Charlie Wilson's War

***½

If I were a movie star I would never agree to be in a movie with Philip Seymour Hoffman.  He has stolen every film I've seen him in including this one.  Here he plays a CIA agent who battles with equal vigor against communists and Agency bureaucrats.  His portrayal is remarkable.  Tom Hanks in the role is a Texas congressman whose character flaws make Bill Clinton look like Mother Theresa.  He is convinced by a wealthy benefactor in Houston to take up the cause of the Afghans  who are fighting the invading Russians.  Hanks is great from this point on, but he not quite convincing as a rogue in the first half.  Jack Nicholson would have been more convincing as Wilson's playboy side, but picturing him as a congressman would would have been too much of a stretch. (2007).

Che

***

Benicio Del Toro is excellent in the title role of this biopic about the Cuban revolution of the 1950's.  Che's intentions were lofty, but he had no time for anyone not committed to the revolution, and he had no qualms about putting to death anyone he considered insufficiently brave and/or loyal.  He was not as nice as he seemed in The Motorcycle DIaries which raced Guevara's early life.  Che has a sequel about Guevara' s life after leaving Cuba, but I thought two and a half hours was enough.   (2008)

Chéri

**½

Michelle Pfeiffer stars as Lea, a retired Parisian courtesan living luxuriously in the 1920's.  Charlotte, perfectly rendered by Kathy Bates, is a former rival of Lea, is also retired and living well.  She induces Lea to educate her 19 year old son Chéri in the ways of love.  The introductory course becomes a graduate degree program stretching out for more than six years.  Lea, about twenty-five or thirty years older than her student breaks the golden rule of her former profession by becoming emotionally involved.  Re-enter Charlotte who wants to marry off her son to the daughter of another wealthy ex-professional.  You can guess what happens next.  Pfeiffer is beautiful, the sets and costumes are lush, but the music is syrupy and the pace is S.....L.....O.....W. (2009)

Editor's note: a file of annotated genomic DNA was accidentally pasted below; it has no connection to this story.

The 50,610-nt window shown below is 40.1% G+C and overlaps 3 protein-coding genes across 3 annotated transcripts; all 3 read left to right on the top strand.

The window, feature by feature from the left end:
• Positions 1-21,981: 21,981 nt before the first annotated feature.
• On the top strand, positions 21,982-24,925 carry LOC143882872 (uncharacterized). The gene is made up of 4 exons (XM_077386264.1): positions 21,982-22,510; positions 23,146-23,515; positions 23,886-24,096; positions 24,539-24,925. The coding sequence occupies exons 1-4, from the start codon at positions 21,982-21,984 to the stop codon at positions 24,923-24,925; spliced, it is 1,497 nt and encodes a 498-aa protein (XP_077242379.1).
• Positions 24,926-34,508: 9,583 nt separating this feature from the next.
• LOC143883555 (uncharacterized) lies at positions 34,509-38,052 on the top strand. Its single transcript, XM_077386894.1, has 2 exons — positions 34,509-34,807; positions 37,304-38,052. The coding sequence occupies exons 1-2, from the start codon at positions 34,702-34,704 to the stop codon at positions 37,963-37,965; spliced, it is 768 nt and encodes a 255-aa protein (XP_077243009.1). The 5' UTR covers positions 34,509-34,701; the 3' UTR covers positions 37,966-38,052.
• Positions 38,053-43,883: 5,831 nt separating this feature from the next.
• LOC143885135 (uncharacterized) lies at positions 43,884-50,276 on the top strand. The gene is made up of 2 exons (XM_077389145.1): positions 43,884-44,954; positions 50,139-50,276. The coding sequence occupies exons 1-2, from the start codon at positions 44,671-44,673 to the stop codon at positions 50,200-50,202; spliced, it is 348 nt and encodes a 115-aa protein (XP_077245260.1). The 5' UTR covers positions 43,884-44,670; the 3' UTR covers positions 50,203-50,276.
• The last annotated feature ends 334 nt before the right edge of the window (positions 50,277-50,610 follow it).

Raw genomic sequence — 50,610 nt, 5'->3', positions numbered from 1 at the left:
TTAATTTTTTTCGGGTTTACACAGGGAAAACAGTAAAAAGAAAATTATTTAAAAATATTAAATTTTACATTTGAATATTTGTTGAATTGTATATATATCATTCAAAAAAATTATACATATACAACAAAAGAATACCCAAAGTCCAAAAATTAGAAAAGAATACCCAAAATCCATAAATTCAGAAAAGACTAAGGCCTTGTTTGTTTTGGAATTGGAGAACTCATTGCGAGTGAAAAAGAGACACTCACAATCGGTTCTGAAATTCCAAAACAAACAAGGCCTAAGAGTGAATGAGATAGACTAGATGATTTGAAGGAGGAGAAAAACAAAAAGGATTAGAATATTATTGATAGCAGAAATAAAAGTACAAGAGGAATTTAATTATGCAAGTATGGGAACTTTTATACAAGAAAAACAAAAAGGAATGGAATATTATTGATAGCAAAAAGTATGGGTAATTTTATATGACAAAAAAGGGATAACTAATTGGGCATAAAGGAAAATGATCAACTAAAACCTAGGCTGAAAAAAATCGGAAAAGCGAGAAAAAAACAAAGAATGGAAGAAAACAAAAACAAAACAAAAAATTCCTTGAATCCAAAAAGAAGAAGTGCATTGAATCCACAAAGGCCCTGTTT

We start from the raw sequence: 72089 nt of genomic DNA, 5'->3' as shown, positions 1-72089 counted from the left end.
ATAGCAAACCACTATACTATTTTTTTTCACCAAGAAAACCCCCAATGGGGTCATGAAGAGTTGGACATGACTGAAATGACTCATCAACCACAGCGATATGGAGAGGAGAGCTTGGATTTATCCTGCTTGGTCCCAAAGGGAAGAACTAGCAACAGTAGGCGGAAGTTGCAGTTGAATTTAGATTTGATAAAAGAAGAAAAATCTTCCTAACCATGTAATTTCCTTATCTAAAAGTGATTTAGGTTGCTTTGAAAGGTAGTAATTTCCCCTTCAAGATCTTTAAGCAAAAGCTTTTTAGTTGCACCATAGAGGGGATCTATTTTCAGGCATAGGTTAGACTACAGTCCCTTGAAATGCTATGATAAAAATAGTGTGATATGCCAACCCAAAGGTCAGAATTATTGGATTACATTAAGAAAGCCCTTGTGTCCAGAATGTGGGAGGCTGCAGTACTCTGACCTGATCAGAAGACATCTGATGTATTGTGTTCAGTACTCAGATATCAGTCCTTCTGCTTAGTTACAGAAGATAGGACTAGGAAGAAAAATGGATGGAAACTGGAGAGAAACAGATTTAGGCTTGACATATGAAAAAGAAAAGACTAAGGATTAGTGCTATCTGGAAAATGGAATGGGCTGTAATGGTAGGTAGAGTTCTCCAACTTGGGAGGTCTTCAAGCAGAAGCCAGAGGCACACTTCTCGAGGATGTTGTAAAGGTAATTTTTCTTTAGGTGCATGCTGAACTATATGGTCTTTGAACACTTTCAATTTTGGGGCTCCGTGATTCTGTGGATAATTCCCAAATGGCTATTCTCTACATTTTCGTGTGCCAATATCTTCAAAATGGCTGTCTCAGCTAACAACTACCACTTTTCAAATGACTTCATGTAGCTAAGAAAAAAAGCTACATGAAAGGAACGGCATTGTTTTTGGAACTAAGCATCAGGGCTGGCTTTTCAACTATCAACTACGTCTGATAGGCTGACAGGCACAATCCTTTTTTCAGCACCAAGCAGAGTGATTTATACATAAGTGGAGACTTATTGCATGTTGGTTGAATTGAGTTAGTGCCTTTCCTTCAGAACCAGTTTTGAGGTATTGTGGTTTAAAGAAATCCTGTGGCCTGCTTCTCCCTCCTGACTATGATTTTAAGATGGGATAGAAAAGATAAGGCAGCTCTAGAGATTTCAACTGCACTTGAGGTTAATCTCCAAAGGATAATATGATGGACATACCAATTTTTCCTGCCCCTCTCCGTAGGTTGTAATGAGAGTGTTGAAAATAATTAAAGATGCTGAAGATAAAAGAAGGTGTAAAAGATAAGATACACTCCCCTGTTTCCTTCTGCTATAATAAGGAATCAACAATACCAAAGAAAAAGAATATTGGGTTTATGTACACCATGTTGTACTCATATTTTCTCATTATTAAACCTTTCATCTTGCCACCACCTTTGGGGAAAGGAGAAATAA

Chicago

****

Even if you're like me and don't usually enjoy musicals, you'll like Chicago.  Renee Zellweger is the star, but Catherine Zeta-Jones, Queen Latifah and Richard Gere are also in top form singing and dancing.  The film editing is outstanding - should win an Oscar.  (2002)

     

A Christmas Story

****

If you've never seen this put it on your to do list for next year.  Jean Shepherd wrote the screen play based on his semi-autobiographical novel.  I spent many a late night listening to Shepherd tell stories on the radio.  This one is the story of a boy from Indiana and his efforts to secure a Red Ryder BB gun for Christmas.  This movie truly can be enjoyed by children and adults.  (1983)

Cinderella Man

***½

A human Seabiscuit.  Russell Crowe as James J. Braddock affects a truly remarkable New Jersey accent, while Renee Zelweger struggles with hers.  Paul Giamatti shines as Bradock's manager, a role which should bring him a Best Supporting Actor nomination at the Oscars.  Basically this is a good story well told. (2005)

Cinema Verité

***½

The 1973 PBS series documenting the day-to-day life of what was supposed to be a typical American family,  Pat and Bill Loud with their five children, was groundbreaking to say the least.  This docudrama tells the story behind the story.  About halfway through Pat gives Bill his walking papers, one of the most dramatic moments in TV history.  In this portrayal, the director intercedes pushing the Louds into a divorce (which he denies).  I don't think we will ever know for sure.  Diane Lane and Tim Robbins  look and act amazingly like Pat and Bill.  James Gandolfino is very effective as producer Craig Gilbert. (2011)

City by the Sea

****

This won't do much for tourism in Long Beach.  Robert De Niro takes a break for being a hood to portray a cop, albeit one with "issues".  When he finds out that his estranged son is the prime suspect in a murder he's investigating, it kind of ruins his day.  (2002)

     

City of God

****

Life in Rio's favelas (slums) is not pretty as this fact-based Brazilian film shows.  Not easy to watch, but there is a ray of hope as the narrator finds a way out of the cycle of poverty and violence. (2002)